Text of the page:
“No, that is the great fallacy, the wisdom of old men,” Ernest Hemingway famously wrote in his literary masterpiece Farewell to Arms. “They do not grow wise. They grow careful.”
That paragraph isn’t just beautifully written, it’s just so true. It’s the kind of observation that makes literature, both fiction and nonfiction, so valuable. Books, in the way they help us navigate the murky waters of life, have a way of illuminating the world. What does it actually mean to age? (You know, other than the fact that your hair turns gray and your body is palpably less spry.)
If you want the answers, or at least the deep thoughts of smart people struggling with those questions, you’ve got to pick up a book. Here’s your reading list on the topic—a comprehensive rundown of books that make the slide toward old age a little less scary. And for more amazing books to hop on, stat, check out The 5 Books Bill Gates Says You Should Read This Summer.
The Picture of Dorian Gray by Oscar Wilde
$5; buy now at amazon.com
Oscar Wilde, the 19th century novelist, playwright, and taboo breaker, takes on the narcissistic obsession with youth. A young man named Dorian Gray realizes that his beauty will someday fade, and he’s upset that a painting of him won’t experience the same indignity. “I shall grow old, and horrible, and dreadful,” he complains. “But this picture will remain always young…. If it were only the other way! If it were I who was to be always young, and the picture that was to grow old!” He gets his wish, and ho boy, learns to regret it.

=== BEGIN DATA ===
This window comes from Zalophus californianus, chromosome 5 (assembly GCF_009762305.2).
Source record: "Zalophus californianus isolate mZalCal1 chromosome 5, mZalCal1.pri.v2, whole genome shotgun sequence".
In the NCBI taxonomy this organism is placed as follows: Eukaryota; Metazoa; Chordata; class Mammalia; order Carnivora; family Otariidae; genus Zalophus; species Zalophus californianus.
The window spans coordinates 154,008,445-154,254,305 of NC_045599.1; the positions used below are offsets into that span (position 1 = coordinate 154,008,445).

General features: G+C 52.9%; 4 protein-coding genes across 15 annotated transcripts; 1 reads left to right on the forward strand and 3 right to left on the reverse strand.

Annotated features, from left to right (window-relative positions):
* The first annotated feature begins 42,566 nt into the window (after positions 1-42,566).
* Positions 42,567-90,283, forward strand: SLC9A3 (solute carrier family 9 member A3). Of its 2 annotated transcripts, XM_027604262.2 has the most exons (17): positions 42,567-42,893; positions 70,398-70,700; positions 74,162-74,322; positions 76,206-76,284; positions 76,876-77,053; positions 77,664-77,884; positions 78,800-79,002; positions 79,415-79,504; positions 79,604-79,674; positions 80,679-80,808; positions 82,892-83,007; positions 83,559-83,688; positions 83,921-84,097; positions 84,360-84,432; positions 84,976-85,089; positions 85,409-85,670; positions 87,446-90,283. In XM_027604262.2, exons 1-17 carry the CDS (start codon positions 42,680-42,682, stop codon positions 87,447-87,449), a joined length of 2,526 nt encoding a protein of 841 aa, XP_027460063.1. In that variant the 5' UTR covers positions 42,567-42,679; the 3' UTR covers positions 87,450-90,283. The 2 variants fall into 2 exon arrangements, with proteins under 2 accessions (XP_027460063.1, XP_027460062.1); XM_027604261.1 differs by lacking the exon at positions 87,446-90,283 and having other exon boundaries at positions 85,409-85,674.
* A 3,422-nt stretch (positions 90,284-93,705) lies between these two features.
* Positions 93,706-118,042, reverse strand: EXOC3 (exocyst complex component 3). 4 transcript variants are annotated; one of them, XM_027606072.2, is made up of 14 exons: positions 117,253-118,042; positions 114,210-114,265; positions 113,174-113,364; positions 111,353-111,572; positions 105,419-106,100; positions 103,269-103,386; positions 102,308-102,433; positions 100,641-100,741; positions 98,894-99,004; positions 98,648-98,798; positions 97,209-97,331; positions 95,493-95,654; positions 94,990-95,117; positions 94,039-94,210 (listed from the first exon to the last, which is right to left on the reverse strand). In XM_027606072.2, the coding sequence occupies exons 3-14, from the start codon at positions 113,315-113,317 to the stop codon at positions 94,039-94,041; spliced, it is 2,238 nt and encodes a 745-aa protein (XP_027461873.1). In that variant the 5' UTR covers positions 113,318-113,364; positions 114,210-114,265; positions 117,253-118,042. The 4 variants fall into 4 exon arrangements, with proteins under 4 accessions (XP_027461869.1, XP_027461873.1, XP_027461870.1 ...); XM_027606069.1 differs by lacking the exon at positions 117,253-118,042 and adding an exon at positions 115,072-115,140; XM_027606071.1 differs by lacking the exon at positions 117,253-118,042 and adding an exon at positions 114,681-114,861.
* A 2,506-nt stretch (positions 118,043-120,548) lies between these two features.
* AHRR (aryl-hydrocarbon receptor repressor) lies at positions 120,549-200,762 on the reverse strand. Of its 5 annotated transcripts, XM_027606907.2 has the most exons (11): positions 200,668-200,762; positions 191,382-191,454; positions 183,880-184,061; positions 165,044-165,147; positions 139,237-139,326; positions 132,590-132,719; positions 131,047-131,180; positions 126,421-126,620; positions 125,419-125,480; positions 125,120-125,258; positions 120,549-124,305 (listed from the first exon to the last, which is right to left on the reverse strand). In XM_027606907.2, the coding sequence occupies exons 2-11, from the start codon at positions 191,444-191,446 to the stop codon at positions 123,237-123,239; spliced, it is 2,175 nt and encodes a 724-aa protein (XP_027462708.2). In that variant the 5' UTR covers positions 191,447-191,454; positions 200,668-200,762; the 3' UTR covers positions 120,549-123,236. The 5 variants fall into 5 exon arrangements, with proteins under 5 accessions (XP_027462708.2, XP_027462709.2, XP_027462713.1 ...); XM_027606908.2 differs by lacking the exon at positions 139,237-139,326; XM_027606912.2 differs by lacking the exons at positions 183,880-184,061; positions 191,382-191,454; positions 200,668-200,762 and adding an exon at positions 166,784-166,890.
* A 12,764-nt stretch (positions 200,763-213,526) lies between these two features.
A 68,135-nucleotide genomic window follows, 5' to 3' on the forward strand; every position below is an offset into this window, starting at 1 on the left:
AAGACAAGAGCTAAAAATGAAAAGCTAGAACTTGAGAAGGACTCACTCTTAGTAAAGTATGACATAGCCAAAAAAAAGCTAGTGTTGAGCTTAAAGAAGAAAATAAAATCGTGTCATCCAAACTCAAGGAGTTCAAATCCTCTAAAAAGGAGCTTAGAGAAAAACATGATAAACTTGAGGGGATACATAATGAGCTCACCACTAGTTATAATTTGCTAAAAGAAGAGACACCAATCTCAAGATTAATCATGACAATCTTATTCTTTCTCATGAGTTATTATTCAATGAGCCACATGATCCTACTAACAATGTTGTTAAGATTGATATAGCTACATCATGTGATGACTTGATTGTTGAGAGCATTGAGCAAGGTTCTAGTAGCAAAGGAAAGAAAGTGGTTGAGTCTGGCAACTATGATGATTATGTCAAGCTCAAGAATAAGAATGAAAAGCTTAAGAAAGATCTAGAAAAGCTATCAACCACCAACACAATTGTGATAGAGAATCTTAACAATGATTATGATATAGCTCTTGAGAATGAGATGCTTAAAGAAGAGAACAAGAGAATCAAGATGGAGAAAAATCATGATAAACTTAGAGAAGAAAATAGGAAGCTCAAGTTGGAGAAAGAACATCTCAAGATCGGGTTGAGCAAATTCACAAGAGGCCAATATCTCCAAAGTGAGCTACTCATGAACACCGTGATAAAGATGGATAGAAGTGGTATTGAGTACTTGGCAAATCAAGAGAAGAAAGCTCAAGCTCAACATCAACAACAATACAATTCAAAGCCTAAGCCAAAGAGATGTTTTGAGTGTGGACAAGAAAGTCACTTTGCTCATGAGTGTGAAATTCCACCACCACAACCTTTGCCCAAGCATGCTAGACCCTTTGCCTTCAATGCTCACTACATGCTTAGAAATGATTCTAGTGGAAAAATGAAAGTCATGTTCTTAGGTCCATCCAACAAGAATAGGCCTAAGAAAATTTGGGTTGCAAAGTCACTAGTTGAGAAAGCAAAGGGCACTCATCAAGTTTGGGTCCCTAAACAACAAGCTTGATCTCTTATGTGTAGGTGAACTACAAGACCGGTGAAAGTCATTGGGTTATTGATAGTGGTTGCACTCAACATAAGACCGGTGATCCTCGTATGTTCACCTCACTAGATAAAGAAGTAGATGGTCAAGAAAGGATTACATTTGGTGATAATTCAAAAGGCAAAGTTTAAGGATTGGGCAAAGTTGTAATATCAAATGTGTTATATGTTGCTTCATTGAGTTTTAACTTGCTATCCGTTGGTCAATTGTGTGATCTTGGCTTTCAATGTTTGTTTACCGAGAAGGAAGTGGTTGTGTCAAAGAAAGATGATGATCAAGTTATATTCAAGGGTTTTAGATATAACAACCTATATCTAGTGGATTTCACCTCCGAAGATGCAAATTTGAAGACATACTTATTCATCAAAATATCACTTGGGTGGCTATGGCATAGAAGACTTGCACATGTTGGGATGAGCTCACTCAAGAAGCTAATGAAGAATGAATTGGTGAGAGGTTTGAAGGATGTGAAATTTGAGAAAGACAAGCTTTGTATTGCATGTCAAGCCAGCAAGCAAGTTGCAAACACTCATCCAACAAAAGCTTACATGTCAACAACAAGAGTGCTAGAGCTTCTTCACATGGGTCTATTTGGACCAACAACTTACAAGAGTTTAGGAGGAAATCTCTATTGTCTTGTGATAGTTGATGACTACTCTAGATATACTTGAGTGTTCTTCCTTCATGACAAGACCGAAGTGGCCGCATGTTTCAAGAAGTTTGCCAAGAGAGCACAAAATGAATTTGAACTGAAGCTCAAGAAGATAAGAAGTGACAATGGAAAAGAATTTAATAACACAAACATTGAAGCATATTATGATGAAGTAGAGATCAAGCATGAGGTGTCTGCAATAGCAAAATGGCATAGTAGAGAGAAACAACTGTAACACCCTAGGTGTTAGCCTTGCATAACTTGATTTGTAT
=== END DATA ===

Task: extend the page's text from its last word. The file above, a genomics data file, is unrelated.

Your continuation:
The Old Man and the Sea by Ernest Hemingway
$3.99; buy now at amazon.com
Hemingway’s 1951 novella about an old fisherman named Santiago and his fight to catch a mighty marlin speaks to the heart of all men’s fears about aging—and whether the things that used to come easy are slipping away. And for more ways to face impending age with grace, learn the 100 Best Anti-Aging Secrets.
I Remember Nothing by Nora Ephron
$11.10; buy now at barnesandnoble.com
“The past is slipping away and the present is a constant affront,” writes Ephron in this touching and heartfelt reflections on reaching 69. “I can’t possibly keep up.”
Dave Barry Turns 50 by Dave Barry
$16; buy now at barnesandnoble.com
The Pulitzer Prize-winning writer tackles middle age for the Baby Boom Generation, and it’s exactly as hilarious as you’d think. “The transformation is comparable to the one Clark Kent goes through,” Barry writes. “He takes off his glasses and becomes Superman; you put on your reading glasses and become… Old Person.” And for more ways to view life like a humorist like Barry would, check out the 50 Puns So Bad They’re Actually Funny.
Fried Green Tomatoes at the Whistle Stop Cafe by Fannie Flagg
$9.99; buy now at barnesandnoble.com
Two women from different generations bond over stories from the past. The movie version barely scratched the surface of this novel’s bittersweet reflections on growing old. “It’s funny, when you’re a child you think time will never go by,” writes Flagg. “But when you hit about twenty, time passes like you’re on the fast train to Memphis. I guess life just slips up on everybody. It sure did on me.”